In Central Africa Republic, 30 isolates were collected from March 2004 to June 2006 from two health centres and the Pasteur Institute of Bangui, from two women and 28 men, as part of a multisite study. The strains were evaluated for antimicrobial susceptibility, using the disc diffusion method and found to be all susceptible to ceftriaxone and spectinomycin and, at that time, also sensitive to ciprofloxacin. As part of the same study, 126 isolates were obtained from 31 women and 95 men attending three health centres specialised in STI care in Antananarivo, Madagascar. Of the 68 strains evaluated for MICs in Madagascar, all were sensitive to ceftriaxone, 67 (98.5%) were sensitive to spectinomycin and 64 (94.1%) were sensitive to ciprofloxacin.11 Ciprofloxacin was used as first-line treatment for gonorrhoea at that time in Madagascar.
In Côte d'Ivoire attempts to collect data for gonococcal antimicrobial susceptibility assessments were made difficult by a security crisis over the past 2–3 years. Only about 30 isolates were collected from 2009 to 2011. Though statistically too small to draw any conclusions from, the tests showed 3 (9.7%) isolates resistant to ciprofloxacin. No indication of decreased susceptibility to ceftriaxone was evident at that time. Thayer–Martin medium, agar dilution and E-test were used in Côte d'Ivoire to identify and determine the MICs for N gonorrhoeae. Plans are currently underway to organise a nationwide gonococcal antimicrobial programme with a view to increasing the number of samples since the security situation has improved in the country.
In a prospective cohort study from two sexual health and family planning clinics, in Bissau, Guinea-Bissau, to characterise N gonorrhoeae, Chlamydia trachomatis and Mycoplasma genitalium, 27 N gonorrhoeae isolates cultured on a modified Thayer–Martin medium between February 2006 and January 2008 were confirmed on rapid oxidase production, Gram-stain and use of PhadeBact Monoclonal GC test. The E-test was used for determination of antimicrobial susceptibility. Four isolates were added from a study conducted previously. Thus, 31 isolates were analysed and the levels of resistance were 10% to ciprofloxacin, 6% to erythromycin, 13% to rifampicin, 68% to ampicillin, 74% to tetracycline, and 68% to penicillin G. All the isolates were susceptible to cefuroxime, cefixime, ceftriaxone, spectinomycin and azithromycin, and the MIC of kanamycin (8–32 mg/L and gentamicin (0.74–6 mg/L) were low.12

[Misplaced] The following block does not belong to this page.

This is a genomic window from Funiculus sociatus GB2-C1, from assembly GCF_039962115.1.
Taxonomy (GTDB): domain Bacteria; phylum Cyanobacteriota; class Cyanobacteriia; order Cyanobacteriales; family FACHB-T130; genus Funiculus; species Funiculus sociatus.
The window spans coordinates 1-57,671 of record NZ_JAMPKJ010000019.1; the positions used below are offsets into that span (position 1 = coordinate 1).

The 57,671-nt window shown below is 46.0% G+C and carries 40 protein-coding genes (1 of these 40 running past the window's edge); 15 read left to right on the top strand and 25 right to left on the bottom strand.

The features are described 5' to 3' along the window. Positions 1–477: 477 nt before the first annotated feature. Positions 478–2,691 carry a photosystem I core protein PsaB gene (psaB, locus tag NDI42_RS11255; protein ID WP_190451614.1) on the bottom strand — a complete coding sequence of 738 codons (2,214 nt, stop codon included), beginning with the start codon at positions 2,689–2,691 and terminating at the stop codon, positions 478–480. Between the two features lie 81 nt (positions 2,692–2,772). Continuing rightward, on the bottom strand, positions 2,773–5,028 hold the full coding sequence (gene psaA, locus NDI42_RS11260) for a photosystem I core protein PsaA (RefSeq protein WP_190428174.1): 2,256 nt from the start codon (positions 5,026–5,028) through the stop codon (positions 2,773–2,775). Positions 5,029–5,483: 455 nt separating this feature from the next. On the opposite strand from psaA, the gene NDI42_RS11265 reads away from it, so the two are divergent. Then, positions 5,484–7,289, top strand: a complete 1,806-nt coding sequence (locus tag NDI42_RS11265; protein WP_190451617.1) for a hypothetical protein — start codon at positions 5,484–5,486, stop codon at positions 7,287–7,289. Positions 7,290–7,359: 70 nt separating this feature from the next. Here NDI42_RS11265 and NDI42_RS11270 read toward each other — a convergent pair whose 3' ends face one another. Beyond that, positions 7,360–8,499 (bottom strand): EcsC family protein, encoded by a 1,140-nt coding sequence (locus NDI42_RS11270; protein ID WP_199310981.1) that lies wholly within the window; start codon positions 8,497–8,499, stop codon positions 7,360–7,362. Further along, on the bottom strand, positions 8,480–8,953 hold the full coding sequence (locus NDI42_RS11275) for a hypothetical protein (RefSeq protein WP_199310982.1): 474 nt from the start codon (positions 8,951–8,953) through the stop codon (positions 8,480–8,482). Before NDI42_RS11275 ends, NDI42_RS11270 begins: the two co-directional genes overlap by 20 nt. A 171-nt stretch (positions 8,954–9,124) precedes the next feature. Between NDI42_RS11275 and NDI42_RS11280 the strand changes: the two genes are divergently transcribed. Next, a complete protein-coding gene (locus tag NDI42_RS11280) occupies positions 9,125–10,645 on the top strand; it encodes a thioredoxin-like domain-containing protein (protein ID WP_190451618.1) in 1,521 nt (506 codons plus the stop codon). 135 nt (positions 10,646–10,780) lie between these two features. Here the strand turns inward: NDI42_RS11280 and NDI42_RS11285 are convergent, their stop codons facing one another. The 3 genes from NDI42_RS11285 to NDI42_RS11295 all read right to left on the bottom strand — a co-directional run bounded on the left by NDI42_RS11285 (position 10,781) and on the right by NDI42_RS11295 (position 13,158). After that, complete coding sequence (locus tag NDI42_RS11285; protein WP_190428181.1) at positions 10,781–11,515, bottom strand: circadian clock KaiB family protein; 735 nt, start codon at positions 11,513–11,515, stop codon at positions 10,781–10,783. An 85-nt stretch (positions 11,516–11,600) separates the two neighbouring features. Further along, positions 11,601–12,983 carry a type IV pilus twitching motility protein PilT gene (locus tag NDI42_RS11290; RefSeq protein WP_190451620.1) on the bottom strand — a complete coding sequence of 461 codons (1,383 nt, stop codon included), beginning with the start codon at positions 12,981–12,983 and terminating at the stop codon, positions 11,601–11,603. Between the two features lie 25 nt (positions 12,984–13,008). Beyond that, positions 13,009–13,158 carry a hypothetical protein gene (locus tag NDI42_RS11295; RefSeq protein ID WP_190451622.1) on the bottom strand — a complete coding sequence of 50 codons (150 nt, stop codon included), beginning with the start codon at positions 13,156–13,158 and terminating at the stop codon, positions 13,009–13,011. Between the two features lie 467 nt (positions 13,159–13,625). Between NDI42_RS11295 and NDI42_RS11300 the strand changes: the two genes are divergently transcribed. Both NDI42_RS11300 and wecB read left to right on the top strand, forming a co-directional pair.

In 2011, Kenya published a letter in which a small number of gonococcal isolates from high-risk men and women in the coastal area were tested for antimicrobial susceptibility. Seventeen of the 26 participants (16 men and 1 woman) had gonococcal infection. Using the E-test to determine MICs, 12 of the 17 isolates (71%) were resistant to ciprofloxacin, and there was also high resistance to tetracycline (100%) and penicillin (82%). All the isolates were susceptible to ceftriaxone.13 Although ciprofloxacin remains as an option for treatment for gonorrhoea, the new Kenya guidelines for the management of STIs (2013) recommend ceftriaxone and cefixime as first option.
In a different project in Kisumu, Kenya, antimicrobial susceptibility was evaluated in gonococcal isolates taken from men enrolled in a randomised trial of male circumcision to prevent HIV. From 2002 to 2009, 166 isolates were cultured directly onto Thayer–Martin chocolate agar N gonorrhoeae isolates were identiﬁed by colony morphology, Gram stain, and oxidase test. Antimicrobial susceptibilities were determined using the agar dilution method using breakpoints in accordance with the Clinical and Laboratory Standards Institute (CLSI). The results showed that the MIC90 for ciprofloxacin had increased from 0.004 µg/mL in the period 2002–2006 to 4 µg/mL in the period 2007–2009. There was a statistically significant trend of increasing proportions of quinolone-resistant strains from 9.5% in 2007, 27.3% in 2008 to 50% in 2009. Penicillin resistance was observed in 65% of the isolates. Also noted during the same periods, 2002–2006 to 2007–2009, were significant increases in MICs for cefixime (0.008–0.016 μg/L), ceftriaxone (0.008–0.016 μg) and azithromycin (0.125–0.25 μg/L). All isolates were susceptible to spectinomycin and, of the 51 isolates tested for susceptibility to gentamicin, one isolate (2%) had an MIC of 4 µg/mL, 49 (96%) had an MIC of 8 µg/mL, and only one other had an MIC of 16 µg/mL (the working breakpoint for resistance for gentamicin.)14